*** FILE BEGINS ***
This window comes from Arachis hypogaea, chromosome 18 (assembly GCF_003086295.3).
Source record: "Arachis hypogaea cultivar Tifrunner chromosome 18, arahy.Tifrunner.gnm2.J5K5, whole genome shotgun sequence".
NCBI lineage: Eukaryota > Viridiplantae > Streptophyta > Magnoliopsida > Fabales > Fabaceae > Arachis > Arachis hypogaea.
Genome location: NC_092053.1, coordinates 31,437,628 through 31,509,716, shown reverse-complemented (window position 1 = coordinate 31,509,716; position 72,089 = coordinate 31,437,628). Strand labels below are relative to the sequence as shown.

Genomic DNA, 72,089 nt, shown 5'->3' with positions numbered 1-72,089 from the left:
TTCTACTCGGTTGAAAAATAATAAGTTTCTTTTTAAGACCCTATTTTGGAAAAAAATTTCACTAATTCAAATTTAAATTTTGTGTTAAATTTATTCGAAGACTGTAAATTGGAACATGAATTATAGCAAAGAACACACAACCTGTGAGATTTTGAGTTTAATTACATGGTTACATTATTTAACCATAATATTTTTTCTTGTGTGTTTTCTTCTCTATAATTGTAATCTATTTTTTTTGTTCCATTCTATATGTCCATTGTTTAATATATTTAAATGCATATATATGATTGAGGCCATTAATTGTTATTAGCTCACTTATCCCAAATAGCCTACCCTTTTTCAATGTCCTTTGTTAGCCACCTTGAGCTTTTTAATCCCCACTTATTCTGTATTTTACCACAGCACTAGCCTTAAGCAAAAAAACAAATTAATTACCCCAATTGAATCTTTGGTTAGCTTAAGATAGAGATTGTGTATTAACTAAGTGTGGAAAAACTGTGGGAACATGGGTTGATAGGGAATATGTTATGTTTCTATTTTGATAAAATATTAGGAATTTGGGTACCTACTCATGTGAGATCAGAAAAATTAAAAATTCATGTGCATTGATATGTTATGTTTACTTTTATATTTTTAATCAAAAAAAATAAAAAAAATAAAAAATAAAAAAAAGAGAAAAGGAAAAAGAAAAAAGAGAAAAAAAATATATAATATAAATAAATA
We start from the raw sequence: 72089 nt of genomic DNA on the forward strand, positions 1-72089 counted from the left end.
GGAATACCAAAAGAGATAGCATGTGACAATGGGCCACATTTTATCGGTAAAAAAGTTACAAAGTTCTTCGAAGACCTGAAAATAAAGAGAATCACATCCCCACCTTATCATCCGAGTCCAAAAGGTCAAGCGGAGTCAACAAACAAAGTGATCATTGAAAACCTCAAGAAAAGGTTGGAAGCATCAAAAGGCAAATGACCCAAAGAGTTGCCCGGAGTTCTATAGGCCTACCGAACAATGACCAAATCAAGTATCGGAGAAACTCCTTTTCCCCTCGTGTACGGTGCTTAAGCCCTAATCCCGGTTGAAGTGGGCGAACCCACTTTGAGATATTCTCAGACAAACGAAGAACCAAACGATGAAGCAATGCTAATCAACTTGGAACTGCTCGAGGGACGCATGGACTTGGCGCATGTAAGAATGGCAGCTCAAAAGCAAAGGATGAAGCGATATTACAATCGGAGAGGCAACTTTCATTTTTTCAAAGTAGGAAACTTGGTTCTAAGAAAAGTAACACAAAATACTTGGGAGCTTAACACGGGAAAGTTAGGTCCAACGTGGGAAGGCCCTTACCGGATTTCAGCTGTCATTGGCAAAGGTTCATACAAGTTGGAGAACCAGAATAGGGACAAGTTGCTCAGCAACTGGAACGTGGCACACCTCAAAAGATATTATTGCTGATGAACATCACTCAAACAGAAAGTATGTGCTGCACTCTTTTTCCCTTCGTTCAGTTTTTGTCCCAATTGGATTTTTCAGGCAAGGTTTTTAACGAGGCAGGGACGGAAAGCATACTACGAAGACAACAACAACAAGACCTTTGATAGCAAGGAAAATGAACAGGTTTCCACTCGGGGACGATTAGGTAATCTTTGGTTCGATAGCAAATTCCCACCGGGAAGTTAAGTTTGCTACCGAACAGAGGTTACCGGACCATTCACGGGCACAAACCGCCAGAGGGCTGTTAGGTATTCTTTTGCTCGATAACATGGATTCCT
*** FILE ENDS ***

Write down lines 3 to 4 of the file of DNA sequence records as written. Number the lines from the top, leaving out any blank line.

NCBI lineage: Eukaryota > Viridiplantae > Streptophyta > Magnoliopsida > Fabales > Fabaceae > Arachis > Arachis hypogaea.
Genome location: NC_092053.1, coordinates 31,437,628 through 31,509,716, shown reverse-complemented (window position 1 = coordinate 31,509,716; position 72,089 = coordinate 31,437,628). Strand labels below are relative to the sequence as shown.